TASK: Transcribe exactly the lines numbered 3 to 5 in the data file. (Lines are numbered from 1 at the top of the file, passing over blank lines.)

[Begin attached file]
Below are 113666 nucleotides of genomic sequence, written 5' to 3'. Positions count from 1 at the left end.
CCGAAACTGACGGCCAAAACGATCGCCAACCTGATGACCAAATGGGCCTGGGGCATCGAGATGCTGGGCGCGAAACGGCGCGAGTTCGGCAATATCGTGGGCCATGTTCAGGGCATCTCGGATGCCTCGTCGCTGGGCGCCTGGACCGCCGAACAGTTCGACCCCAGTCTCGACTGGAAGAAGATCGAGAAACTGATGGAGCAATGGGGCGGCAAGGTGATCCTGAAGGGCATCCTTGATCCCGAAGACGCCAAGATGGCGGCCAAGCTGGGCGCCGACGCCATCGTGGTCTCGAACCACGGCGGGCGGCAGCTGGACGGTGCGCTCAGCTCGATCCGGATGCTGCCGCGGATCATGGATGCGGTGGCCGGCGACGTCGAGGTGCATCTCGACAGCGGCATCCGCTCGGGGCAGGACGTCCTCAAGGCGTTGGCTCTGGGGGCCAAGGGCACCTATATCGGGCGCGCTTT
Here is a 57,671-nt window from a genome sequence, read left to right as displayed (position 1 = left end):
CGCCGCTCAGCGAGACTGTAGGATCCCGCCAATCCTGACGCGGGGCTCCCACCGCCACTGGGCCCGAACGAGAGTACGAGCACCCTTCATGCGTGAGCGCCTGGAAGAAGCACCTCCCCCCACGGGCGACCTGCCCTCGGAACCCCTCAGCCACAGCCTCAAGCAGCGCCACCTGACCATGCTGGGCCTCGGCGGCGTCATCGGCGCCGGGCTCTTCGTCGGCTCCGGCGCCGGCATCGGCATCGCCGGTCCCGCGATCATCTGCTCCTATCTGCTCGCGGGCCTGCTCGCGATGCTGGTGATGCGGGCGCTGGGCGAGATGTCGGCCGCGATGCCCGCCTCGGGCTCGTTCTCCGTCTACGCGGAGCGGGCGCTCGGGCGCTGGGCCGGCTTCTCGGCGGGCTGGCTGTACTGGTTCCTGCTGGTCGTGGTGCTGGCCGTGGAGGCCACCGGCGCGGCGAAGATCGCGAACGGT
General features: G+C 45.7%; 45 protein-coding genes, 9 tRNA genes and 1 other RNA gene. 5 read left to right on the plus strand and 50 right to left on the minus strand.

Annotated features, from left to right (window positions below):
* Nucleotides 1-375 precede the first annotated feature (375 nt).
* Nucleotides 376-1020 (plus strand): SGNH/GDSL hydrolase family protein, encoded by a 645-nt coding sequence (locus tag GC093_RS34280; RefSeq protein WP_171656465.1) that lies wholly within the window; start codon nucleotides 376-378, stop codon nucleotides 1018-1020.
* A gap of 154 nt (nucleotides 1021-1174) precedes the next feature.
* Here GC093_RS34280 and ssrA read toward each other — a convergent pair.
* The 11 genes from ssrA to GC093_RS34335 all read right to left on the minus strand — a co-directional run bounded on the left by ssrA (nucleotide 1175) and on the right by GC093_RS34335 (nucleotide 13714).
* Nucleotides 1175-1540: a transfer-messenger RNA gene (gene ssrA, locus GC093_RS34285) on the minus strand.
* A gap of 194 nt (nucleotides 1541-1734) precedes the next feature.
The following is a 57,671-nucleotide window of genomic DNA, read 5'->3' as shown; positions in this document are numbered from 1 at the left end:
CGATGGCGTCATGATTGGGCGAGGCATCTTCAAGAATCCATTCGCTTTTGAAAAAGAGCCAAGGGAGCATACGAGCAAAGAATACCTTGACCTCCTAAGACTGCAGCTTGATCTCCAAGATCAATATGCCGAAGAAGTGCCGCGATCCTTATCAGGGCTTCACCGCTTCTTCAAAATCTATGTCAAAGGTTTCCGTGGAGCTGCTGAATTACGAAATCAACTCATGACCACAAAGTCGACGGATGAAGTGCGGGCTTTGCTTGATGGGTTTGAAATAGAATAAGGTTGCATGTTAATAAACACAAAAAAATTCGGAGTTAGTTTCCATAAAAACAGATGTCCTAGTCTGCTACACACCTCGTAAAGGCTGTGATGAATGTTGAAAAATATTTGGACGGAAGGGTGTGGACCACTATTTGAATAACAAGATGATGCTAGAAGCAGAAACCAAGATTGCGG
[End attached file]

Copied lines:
Here is a 57,671-nt window from a genome sequence, read left to right as displayed (position 1 = left end):
CGCCGCTCAGCGAGACTGTAGGATCCCGCCAATCCTGACGCGGGGCTCCCACCGCCACTGGGCCCGAACGAGAGTACGAGCACCCTTCATGCGTGAGCGCCTGGAAGAAGCACCTCCCCCCACGGGCGACCTGCCCTCGGAACCCCTCAGCCACAGCCTCAAGCAGCGCCACCTGACCATGCTGGGCCTCGGCGGCGTCATCGGCGCCGGGCTCTTCGTCGGCTCCGGCGCCGGCATCGGCATCGCCGGTCCCGCGATCATCTGCTCCTATCTGCTCGCGGGCCTGCTCGCGATGCTGGTGATGCGGGCGCTGGGCGAGATGTCGGCCGCGATGCCCGCCTCGGGCTCGTTCTCCGTCTACGCGGAGCGGGCGCTCGGGCGCTGGGCCGGCTTCTCGGCGGGCTGGCTGTACTGGTTCCTGCTGGTCGTGGTGCTGGCCGTGGAGGCCACCGGCGCGGCGAAGATCGCGAACGGT
General features: G+C 45.7%; 45 protein-coding genes, 9 tRNA genes and 1 other RNA gene. 5 read left to right on the plus strand and 50 right to left on the minus strand.